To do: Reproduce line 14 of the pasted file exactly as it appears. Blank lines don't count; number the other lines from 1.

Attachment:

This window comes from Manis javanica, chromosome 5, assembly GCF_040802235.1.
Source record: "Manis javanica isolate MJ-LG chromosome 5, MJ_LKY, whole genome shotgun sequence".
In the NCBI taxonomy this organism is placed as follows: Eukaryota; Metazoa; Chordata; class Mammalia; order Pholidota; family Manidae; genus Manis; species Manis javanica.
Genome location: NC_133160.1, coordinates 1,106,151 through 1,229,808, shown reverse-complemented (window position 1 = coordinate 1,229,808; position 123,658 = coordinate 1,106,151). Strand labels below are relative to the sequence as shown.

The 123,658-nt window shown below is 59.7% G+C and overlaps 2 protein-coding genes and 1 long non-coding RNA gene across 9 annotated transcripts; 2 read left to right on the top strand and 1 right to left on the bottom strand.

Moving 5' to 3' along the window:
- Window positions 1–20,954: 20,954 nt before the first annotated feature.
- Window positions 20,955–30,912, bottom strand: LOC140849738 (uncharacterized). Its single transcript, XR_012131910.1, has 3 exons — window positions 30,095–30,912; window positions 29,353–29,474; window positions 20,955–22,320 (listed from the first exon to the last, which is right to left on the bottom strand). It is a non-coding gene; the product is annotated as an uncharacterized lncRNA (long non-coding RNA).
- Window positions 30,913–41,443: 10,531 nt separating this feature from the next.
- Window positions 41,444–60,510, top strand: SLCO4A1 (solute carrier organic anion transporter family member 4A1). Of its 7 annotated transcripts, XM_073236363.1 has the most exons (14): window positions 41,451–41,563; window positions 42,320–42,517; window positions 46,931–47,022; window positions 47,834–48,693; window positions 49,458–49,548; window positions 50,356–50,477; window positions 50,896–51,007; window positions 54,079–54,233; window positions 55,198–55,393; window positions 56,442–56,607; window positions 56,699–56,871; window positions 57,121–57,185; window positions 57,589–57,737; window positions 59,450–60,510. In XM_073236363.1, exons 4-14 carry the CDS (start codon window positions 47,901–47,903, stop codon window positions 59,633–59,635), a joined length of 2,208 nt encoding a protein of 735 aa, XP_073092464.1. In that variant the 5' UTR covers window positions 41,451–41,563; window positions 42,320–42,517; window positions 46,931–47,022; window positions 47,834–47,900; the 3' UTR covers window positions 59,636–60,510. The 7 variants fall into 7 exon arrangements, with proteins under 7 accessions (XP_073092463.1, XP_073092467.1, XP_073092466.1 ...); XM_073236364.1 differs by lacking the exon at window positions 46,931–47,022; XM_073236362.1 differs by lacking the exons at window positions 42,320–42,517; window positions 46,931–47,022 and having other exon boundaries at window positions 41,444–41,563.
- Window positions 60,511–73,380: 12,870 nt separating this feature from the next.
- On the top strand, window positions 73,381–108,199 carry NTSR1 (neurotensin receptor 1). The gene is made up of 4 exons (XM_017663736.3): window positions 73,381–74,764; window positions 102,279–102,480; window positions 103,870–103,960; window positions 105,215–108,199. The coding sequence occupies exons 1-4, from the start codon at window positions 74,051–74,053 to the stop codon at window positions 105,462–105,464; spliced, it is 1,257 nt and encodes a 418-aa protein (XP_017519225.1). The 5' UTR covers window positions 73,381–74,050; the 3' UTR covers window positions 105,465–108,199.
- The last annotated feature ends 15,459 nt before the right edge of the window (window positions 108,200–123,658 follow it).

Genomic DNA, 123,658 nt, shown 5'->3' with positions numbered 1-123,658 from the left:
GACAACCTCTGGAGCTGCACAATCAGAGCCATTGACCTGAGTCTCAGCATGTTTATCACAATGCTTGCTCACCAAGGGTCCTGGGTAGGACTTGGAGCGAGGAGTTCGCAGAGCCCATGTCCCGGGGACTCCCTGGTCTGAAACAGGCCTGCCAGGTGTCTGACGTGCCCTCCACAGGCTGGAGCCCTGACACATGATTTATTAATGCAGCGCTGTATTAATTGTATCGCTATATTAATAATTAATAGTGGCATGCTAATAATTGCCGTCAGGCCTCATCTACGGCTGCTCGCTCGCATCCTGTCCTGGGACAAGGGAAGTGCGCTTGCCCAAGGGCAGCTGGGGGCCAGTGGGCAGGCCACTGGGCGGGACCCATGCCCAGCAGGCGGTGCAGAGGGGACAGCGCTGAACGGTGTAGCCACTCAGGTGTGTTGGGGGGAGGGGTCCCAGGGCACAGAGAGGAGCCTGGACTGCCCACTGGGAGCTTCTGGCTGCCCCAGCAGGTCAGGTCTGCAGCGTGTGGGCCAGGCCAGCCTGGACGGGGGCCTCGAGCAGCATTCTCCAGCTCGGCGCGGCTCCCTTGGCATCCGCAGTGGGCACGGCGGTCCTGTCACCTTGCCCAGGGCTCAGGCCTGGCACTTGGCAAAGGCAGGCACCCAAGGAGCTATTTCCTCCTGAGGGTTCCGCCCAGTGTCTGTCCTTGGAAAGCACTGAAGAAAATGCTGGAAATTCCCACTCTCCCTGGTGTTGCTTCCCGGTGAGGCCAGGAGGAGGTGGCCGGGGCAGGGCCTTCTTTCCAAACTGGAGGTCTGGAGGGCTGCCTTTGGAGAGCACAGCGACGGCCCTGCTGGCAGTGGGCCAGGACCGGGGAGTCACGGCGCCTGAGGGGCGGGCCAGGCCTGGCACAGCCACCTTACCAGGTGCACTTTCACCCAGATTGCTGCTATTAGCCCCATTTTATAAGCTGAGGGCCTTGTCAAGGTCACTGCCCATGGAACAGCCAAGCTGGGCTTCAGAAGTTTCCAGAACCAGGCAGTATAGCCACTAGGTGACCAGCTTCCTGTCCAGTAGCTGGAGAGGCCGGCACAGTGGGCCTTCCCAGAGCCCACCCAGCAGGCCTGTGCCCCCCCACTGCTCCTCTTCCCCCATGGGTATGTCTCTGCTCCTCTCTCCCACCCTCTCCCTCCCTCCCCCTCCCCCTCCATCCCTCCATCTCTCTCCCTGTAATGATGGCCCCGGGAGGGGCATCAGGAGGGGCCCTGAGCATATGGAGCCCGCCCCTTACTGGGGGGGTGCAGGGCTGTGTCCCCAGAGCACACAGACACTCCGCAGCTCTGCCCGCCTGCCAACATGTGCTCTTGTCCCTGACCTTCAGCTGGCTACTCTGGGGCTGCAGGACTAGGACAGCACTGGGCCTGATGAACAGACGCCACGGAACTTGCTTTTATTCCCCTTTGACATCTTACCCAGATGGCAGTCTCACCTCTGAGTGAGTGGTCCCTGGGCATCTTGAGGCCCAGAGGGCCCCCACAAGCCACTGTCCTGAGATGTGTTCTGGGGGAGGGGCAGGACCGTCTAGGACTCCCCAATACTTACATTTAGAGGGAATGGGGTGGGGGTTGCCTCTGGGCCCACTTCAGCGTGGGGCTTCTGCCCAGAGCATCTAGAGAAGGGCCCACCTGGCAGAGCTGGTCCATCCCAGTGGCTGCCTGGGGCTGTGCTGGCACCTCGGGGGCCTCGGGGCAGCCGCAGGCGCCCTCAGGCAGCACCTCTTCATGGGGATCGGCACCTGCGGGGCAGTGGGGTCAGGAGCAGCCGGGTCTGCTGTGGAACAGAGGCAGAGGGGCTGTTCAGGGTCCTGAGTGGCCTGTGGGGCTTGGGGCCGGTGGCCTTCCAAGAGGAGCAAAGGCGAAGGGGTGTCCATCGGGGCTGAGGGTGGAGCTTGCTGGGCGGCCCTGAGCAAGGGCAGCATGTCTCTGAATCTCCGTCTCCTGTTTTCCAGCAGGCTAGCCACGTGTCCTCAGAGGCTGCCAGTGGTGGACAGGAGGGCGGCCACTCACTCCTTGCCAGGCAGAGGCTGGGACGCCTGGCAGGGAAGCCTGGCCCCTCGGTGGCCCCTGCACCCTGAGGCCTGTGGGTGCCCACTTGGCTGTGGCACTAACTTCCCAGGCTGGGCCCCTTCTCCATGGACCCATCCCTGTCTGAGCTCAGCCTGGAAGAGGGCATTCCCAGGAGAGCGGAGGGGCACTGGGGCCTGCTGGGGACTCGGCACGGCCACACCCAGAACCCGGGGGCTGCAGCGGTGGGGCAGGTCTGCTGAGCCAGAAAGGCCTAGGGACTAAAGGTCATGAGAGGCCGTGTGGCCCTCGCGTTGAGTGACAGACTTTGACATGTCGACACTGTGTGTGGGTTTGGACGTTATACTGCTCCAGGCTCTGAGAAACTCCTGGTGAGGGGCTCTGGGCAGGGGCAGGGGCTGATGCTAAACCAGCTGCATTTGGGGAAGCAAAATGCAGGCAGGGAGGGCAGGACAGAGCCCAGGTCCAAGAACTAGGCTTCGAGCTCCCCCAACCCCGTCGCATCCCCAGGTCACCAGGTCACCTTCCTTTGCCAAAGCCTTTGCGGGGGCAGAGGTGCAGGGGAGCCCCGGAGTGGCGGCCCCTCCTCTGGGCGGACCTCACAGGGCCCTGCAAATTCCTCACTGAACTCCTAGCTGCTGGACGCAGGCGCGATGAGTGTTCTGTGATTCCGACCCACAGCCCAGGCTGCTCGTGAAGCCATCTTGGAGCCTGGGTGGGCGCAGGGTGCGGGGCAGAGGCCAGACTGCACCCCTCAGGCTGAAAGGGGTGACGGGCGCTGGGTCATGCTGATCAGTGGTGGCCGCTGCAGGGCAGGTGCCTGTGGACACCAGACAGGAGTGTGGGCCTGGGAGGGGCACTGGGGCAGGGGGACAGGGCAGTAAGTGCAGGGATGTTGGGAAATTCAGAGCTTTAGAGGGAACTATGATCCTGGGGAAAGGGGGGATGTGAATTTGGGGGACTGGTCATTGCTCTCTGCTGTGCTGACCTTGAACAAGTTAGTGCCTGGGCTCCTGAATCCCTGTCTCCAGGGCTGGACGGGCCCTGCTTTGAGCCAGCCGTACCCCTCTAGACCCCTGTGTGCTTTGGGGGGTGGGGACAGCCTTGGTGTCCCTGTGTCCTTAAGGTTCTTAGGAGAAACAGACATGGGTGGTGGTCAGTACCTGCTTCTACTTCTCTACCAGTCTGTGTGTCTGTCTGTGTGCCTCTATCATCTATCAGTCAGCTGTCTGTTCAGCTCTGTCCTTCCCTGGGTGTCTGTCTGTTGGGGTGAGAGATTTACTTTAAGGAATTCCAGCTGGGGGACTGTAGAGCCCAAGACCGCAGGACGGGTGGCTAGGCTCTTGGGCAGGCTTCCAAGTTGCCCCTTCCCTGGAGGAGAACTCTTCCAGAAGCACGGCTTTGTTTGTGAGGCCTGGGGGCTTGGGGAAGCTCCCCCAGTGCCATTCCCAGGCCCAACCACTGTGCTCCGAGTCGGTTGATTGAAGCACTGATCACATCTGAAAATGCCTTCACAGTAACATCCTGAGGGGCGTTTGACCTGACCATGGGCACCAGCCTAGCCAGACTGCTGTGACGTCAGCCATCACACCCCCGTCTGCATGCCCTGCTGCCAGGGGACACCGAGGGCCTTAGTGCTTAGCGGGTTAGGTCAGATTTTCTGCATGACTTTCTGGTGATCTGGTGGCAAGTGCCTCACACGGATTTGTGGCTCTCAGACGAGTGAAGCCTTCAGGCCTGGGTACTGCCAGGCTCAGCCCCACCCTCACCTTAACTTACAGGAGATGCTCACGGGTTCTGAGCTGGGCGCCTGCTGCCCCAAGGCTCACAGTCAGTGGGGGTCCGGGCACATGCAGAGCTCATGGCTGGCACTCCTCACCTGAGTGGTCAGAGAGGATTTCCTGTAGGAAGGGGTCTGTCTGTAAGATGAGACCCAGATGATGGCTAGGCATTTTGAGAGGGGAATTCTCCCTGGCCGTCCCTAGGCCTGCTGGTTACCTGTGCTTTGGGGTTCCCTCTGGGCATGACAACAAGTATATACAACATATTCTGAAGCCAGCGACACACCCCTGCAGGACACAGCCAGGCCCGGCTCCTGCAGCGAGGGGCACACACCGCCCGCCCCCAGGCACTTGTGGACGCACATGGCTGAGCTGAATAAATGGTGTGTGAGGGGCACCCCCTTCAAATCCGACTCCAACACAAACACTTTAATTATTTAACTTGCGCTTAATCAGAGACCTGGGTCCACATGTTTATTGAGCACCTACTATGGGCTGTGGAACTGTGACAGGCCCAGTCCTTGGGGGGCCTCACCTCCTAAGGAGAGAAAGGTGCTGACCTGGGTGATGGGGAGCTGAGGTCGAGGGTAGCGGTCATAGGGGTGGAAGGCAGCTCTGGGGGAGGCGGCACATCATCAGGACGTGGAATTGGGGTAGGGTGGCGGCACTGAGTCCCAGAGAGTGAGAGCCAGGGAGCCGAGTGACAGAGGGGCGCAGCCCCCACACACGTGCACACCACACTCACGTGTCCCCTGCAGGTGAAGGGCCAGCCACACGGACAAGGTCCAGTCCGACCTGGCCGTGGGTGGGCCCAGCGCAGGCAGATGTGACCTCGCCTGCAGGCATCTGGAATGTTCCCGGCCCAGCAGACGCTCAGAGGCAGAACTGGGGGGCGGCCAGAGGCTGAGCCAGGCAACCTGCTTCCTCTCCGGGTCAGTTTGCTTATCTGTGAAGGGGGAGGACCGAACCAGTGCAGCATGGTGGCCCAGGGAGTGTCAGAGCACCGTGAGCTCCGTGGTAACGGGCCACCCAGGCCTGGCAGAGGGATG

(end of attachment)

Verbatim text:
Genomic DNA, 123,658 nt, shown 5'->3' with positions numbered 1-123,658 from the left: